“This Will Teach You” — Heartless 911 Operator Scolds Drowning Woman Trapped in Vehicle
Last Saturday, Debbie Stevens, 47, of Fort Smith, Arkansas drowned in her SUV, which had been swept into a creek during a flash-flood.
The tragedy is making national headlines due to the remarkably callous treatment Debbie Stevens received from the 911 dispatcher, Donna Reneau, just moments before her death.
“I’m scared. I’ve never had anything happen to me like this before,” Debbie Stevens said over the phone. Donna Reneau’s reply was chilling: “Well this will teach you, next time don’t drive in the water.”
Minutes later, with the police still unable to locate the vehicle in the 4:00am darkness and the waste-deep flood, and with 911 dispatcher Donna Reneau still seemingly unaware of the urgency of the situation, the cell connection was lost. More than an hour after the phone call was made, Debbie Stevens was found in her vehicle, drowned.
Fox News has the provided the audio and a report of the aftermath. Fox reports Interim Police Chief Danny Baker describing Reneau’s response as “calloused and uncaring at times… I completely understand the disgust and the concern that we all have. We all hope that we would get a little better response.”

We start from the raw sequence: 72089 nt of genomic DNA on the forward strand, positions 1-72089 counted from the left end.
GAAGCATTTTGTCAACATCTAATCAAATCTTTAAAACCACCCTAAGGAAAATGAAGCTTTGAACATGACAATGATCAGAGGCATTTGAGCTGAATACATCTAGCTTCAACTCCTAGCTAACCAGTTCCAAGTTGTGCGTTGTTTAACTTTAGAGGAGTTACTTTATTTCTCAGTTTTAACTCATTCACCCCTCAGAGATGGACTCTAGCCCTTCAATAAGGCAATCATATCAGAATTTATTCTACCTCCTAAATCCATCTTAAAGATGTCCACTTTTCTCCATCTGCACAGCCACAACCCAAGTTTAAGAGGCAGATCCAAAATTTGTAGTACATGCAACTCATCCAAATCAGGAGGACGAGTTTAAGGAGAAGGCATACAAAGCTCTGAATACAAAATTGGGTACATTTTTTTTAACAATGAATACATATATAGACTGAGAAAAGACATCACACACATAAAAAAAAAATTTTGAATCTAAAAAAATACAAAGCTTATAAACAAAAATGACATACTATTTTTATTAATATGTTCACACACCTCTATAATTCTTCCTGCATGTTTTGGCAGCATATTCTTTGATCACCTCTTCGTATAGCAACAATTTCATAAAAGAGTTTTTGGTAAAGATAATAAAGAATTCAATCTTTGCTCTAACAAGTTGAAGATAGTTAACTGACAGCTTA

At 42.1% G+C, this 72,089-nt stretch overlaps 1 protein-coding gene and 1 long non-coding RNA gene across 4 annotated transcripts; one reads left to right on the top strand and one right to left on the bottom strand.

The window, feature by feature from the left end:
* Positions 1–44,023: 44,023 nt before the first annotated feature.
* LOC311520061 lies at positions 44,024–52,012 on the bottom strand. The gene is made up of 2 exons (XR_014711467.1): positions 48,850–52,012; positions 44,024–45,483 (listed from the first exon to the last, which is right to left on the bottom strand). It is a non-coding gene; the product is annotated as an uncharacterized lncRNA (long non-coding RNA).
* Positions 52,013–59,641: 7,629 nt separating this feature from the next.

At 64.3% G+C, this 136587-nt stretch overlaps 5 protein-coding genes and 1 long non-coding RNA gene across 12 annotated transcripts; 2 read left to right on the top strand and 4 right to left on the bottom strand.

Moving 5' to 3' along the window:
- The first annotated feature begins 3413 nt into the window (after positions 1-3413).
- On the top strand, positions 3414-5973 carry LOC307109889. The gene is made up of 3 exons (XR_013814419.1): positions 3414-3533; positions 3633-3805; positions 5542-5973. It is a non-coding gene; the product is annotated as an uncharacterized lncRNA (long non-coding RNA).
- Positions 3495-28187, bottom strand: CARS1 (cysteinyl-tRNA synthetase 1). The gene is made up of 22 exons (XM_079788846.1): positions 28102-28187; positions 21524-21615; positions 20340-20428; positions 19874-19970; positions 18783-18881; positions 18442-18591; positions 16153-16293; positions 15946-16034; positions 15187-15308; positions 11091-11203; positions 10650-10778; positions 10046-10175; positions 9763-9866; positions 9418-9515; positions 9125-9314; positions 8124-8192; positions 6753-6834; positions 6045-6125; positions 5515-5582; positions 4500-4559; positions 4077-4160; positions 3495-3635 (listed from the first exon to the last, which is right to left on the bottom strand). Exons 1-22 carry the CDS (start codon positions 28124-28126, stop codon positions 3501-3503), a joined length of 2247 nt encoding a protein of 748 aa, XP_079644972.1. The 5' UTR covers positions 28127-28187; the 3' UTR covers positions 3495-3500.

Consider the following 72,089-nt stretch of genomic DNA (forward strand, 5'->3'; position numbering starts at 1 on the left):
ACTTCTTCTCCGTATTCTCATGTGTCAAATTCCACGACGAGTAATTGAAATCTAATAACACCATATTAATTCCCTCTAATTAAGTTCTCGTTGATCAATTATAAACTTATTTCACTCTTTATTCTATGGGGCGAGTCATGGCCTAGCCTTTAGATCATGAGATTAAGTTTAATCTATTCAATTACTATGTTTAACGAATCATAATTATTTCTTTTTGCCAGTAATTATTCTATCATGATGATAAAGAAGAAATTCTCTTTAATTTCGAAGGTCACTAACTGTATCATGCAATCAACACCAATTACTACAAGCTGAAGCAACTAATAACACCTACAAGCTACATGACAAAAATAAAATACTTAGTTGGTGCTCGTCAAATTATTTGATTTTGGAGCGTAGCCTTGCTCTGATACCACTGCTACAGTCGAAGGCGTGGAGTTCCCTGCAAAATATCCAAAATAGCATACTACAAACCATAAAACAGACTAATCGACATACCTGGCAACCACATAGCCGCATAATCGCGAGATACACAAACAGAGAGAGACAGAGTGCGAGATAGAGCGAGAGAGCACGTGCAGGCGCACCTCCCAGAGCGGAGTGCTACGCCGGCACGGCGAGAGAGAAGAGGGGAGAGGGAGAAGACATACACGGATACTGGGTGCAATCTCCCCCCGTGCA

Donna Reneau, the 911 dispatcher, was working her last shift, having giving two weeks’ notice. She will not be subject to disciplinary action, as she is no longer employed by the city.
The breath we have is a gift from God. None of us knows when it will be taken. Fortunately, from the recording it seems that Debbie Stevens was a woman of faith, as she spent part of the call asking the 911 dispatcher to pray with her, and then ended up speaking a prayer.
“You created my inmost being; you knit me together in my mother’s womb,” says Psalm 139:13. Our prayers go out to the family of Debbie Stevens and especially to her mother in this time of tragedy, as we remember the irreplaceable value of her life.
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